When I was growing up, and I would say something to Mom like, “I wish Christmas would hurry up and get here, or I can’t wait until I’m 16 so I can drive,” she would always tell me not to wish my life away. I would always say, “You’re right Mom, I hope time drags on forever.” I didn’t really say it, but I thought it.
There were other times when I was going through a situation I felt was hopeless, and she would say, “This too shall pass.”
This morning, I talked to my cousin Valerie, aka Lav, aka Next Vice Pres, and sometimes Queen. She told me today was her Mom’s birthday and she still missed her every single day.
When I think of Aunt Ella, who was my Mom’s sister, as well as Valerie’s Mom, I think about these things.
She was smart, and also wise. I never heard her raise her voice in anger; however she did raise her voice in laughter. She had the Sanderson voice that gets high and squeaky when they talk excitedly or laugh. Mom didn’t have it, but Grandpa, Uncle Jeff, and Uncle Wayne, all had it. My brother Billy has it too. It’s a delightful family uniqueness to inherit.
Aunt Ella loved cars. When someone would say they saw “so and so” from out of town, she would say, “What kind of car were they driving?” When we were kids, she drove a 1958 Ford. It was pink. I don’t know if she wanted a pink car or if it just turned out that way. I do know it had nothing to do with Mary Kay.
Aunt Ella was driving her pink car the day she tracked me down at another cousin’s house. Valerie and I had been riding horses and playing rawhide. We’d been herding Aske’s milk cows for most of the day. I left Valerie way out there in the country while I rode bareback to town to pick up some food and supplies. We were having so much fun, we had decided to camp out, which we never would have gotten away with anyway. By the time I got to town, I was no longer in the mood to ride all the way back, so I put my horse up and went to my cousin Mark’s house to play with all the kids there. Shortly thereafter, Aunt Ella drove up in her pink car. She asked me where Valerie was. When I told her she was at Aske’s, she said for me to get in the car, so I could help her find Aske’s. She didn’t get mad, but her voice was a little high and squeaky.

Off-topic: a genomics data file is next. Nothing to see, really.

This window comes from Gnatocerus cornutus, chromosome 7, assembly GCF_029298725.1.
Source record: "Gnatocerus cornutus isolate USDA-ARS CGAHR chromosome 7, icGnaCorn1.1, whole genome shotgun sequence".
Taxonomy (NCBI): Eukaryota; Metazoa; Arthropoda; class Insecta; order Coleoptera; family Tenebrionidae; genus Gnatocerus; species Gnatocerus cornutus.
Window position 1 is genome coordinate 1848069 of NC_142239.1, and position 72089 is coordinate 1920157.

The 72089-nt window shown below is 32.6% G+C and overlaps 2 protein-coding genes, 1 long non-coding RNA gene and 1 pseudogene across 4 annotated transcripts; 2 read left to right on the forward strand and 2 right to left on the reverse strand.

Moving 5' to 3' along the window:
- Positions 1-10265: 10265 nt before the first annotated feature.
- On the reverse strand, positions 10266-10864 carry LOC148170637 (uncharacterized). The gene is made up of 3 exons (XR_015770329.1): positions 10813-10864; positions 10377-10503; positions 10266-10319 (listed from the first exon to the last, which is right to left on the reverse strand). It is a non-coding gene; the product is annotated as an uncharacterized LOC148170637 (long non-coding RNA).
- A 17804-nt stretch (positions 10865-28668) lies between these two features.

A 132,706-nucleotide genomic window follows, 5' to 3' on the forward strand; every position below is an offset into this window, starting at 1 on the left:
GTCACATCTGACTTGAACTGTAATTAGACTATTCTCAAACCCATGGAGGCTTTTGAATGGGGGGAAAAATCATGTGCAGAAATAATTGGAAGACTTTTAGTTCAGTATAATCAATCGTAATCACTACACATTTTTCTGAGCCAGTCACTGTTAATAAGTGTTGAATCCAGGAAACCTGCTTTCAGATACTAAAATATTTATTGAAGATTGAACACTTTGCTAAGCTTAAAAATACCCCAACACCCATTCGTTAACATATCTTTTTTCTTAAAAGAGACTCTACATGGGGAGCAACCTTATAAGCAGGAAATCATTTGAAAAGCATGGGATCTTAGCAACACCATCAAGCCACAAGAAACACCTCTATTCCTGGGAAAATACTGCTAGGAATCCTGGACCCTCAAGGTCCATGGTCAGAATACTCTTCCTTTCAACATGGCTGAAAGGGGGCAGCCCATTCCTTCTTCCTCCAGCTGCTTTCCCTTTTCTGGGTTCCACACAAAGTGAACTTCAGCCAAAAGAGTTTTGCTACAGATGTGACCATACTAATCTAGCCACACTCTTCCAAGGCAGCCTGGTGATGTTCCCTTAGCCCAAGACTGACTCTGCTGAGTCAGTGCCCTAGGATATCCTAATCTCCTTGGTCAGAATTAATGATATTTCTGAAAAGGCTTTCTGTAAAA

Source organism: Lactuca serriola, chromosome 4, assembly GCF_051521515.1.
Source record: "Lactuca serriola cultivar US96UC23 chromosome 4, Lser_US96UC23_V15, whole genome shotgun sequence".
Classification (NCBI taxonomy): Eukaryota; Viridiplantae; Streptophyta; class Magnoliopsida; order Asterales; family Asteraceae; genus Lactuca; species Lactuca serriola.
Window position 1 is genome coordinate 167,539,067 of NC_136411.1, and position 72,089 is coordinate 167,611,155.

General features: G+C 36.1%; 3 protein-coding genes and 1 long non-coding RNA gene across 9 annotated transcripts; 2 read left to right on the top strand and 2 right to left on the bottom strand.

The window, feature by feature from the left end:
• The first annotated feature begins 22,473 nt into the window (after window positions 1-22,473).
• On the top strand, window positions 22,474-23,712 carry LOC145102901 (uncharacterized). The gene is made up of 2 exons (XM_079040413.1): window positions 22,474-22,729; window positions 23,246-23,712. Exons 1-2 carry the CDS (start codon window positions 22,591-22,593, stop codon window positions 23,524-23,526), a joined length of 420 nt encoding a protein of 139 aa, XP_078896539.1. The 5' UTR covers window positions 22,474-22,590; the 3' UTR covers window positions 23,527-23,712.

She also loved clothes and she had the figure to wear her favorite styles. Valerie might correct me, but I would describe Aunt Ella’s style as classic. Her clothes were timeless and always appropriate for the occasion. It wasn’t that she bought a ton of clothes, but what she did buy was of the very best quality. I text Valerie an old fuzzy picture of the family Christmas Eve in 1961. I didn’t know who the lady sitting by Aunt Tet was. She said it was her Mom. I doubted it until Val said, “I recognize the dress. She had that dress until the day she died.”
Mom and Aunt Ella were good friends. They didn’t call South Dakota much, but they called each other daily. They both lived in California, however they didn’t live in the same area code so it was still a long distance call. I think in their minds they figured since they both lived in California, it was a lot cheaper, if not free to call each other.
When Grandpa had one of his four daughter’s with him, and someone said his daughter was a beauty, he would say he had three more just like her at home. He was right.
Mom was speaking the truth when she said not to wish time would pass quickly. When I think about friends, and especially family, who no longer walk this earth, I wish I had appreciated them more. I wish I had told them, (and showed them), I loved them more often. When Mom said, “this too shall pass.” I thought she was only talking about bad times, but good times pass by quickly too. That is the cycle of life.
I still have a beautiful family and wonderful friends to appreciate and love. My step-father, Gus who was married to Mom 38 years, is coming from California to spend Christmas with us. I intend to spend every precious minute I can appreciating and showing that wonderful man how much we love him.
Happy birthday in Heaven Aunt Ella. Thank you for giving me this message. I really needed it today.
We’ll see you and Mom someday, but in the meantime your daughters are having a pretty great time walking the earth.